Go to the window and look at your landscape.  Can you identify each plant, shrub, and tree along with their edible, medicinal, and utilitarian uses?  Can you name each bird and animal, their behaviors relationships and current location?  Are you aware, based on the evidence provided by plant species and conditions, animal tracks and sign, elevation, and drainage, of the soil quality and characteristics?  If this sounds too far-fetched, it’s because you’ve been raised in an artificial landscape superimposed on the real and natural one.  Our ancestors knew all of these things as a matter of survival.  More so, their diet was healthier, their cranium larger, and their concern for the environment based on a direct correlation and relationship with the health of their community.   At a glance our “primitive” ancestors could predict the weather, locate water, read the tracks and sign of insects, and animals, interpret the language of the birds, and read the forested landscape to determine what plants, medicine, cordage, dyes, and tools could be gathered.  They could also tell the health of the ecology of the area.  Can you?

Imagine you did know the answers to the above questions.  How would that change your behaviors?  Would you eradicate all of the mint for one year of tea?  Would you harvest all the sweet fern in a rush to stock up on diarrhea medication?  Of course not!  Saving seeds, drying herbs, and cultivated the land for more diversity has been going on since long before the bronze age.   The “care taker attitude” has been expressed and well documented in the history of this land and every continent by it’s indigenous cultures.

This in-depth “native” knowledge of the landscape has had important historical ramifications for our success as a species.  Arguably, whether you are a “back to the lander”, “prepper”, in to “nature education”, or just want to get in touch with something real and important, there is nothing as effective at addressing the foundational skill sets to all of these approaches as primitive skills.

Our ancestors refined their relationship with the landscape over countless generations.  Motivated to be efficient and successful by their own mortality, hunter-gatherer nomadic tribes were a far cry from the club toting dolts portrayed in cartoons and insurance commercials.

So, let’s get to the nitty-gritty details. How does this look?  What are the ways that would make our landscape a biodiverse wild “garden” that would sustain multiple layers of life for generations to come?

First, start with the people.  We use the “Thanksgiving Address” as a structure to build awareness and community from.  Caretaking your landscape is no exception.  What talent can you tap in to in your community?  What would they feel motivated to do and how would they feel most valued?  Our programs rely heavily on work-study and apprenticeships so that the people are learning as they share their skills and hard work.  The key to make sure they are valued, because all hands are certainly needed.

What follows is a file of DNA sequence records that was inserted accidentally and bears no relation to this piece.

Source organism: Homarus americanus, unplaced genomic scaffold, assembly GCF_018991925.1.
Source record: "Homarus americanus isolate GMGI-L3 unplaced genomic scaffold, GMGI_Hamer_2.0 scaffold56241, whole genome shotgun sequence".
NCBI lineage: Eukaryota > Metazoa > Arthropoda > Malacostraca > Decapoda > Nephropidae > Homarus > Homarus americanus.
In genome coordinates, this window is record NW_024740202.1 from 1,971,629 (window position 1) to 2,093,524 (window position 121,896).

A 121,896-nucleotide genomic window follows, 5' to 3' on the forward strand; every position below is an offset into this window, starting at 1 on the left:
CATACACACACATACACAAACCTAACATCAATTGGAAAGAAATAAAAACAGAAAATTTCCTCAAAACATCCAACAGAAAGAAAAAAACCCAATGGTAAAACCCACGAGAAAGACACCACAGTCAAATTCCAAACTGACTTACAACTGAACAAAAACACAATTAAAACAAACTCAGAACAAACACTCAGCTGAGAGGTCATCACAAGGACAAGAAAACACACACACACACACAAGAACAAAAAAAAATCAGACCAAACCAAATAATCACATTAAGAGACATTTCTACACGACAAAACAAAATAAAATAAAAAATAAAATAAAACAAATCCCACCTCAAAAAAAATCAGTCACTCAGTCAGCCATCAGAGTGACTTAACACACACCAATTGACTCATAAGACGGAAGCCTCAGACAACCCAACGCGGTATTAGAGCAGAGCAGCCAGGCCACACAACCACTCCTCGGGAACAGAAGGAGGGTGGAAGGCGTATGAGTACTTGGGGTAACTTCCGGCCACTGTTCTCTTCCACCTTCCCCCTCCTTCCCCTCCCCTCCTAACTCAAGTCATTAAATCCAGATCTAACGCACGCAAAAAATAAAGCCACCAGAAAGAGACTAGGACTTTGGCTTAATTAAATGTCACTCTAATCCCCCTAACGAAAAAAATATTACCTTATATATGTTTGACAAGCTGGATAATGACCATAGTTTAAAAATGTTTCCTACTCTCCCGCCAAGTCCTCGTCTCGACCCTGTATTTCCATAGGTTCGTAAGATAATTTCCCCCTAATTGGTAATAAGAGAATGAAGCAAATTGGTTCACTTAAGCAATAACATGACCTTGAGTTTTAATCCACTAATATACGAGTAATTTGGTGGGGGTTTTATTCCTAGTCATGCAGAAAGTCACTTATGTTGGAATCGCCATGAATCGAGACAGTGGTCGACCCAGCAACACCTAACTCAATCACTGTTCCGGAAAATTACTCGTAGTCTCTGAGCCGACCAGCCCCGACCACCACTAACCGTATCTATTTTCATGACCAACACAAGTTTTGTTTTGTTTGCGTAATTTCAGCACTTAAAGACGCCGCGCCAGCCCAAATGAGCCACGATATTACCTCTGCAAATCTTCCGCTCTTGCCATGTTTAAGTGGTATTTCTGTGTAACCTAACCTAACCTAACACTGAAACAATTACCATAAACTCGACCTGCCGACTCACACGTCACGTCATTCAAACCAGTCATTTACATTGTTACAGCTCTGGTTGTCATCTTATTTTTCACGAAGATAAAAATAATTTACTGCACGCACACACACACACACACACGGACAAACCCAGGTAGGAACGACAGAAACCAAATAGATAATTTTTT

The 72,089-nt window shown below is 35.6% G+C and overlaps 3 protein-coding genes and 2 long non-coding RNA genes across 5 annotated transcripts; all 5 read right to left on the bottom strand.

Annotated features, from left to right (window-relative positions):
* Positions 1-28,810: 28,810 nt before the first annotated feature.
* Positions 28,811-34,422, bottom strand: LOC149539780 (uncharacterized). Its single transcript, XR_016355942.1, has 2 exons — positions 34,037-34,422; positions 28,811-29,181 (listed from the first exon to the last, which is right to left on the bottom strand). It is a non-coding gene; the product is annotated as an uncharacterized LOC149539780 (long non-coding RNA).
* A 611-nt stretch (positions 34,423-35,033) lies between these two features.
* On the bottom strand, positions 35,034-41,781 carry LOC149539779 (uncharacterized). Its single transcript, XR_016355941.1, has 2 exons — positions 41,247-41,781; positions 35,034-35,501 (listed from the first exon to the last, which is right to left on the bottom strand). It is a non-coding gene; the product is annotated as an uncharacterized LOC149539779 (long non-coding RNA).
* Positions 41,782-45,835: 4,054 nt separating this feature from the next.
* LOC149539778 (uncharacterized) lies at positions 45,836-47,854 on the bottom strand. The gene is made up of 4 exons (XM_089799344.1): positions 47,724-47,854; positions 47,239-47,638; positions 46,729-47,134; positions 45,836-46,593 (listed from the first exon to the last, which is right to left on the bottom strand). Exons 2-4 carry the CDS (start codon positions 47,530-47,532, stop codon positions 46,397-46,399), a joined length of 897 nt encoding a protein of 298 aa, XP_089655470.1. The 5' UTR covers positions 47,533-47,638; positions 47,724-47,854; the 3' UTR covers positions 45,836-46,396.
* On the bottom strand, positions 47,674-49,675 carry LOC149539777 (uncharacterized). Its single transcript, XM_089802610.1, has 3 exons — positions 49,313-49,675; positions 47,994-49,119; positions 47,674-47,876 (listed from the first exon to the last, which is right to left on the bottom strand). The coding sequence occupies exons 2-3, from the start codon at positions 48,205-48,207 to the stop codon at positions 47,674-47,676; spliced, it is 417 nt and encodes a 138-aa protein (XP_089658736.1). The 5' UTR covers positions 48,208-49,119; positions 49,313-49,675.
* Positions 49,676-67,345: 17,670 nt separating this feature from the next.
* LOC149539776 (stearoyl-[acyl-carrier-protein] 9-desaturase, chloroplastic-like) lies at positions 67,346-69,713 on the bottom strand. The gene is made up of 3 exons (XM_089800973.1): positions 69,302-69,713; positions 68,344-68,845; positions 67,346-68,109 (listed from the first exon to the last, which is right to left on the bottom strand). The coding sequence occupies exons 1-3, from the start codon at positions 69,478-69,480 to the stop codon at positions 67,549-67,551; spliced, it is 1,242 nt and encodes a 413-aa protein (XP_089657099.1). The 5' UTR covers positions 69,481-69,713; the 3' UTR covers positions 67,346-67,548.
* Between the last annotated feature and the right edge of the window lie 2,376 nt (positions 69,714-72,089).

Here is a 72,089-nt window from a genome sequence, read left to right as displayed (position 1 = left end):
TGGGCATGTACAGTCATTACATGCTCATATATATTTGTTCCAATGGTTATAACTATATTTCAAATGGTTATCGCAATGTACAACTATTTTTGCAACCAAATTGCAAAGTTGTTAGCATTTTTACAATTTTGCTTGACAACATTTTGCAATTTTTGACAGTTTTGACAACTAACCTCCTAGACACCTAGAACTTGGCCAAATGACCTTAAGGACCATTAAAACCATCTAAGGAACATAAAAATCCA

The soil, our unspoken wealth, needs to be addressed next.  Test your soils in different locations and map out what you need to do.  In most cases it makes sense to adjust what you grow than to adjust the soil.  Exceptions include things like high bush blueberries or other high yield or important species that you just can’t do without.

Map the understory, but include the tracks and sign as well as the important herbaceous plants.  Garden pests equal meat on the table.  Finding the balance will help you optimize populations of plants to attract mammals as well as provide your community with food and medicine.

Pay special attention to shade loving plants and their relatives.  A healthy tree that is allowed to grow increases in value over time.  Be sure to make the most out of the trees you do have to remove.  Milling or using raw timbers to make out buildings, raised beds, fire wood, charcoal for your forge, ash for soap making.  Like the natural world and our native ancestors, the key is maximizing a return on energy investment.

Weather, the sun, the moon and our intuition also play a role.  Just like the “Thanksgiving Address” we expand our awareness across the landscape with the intent to create bounty and leave more for the future generations than we found.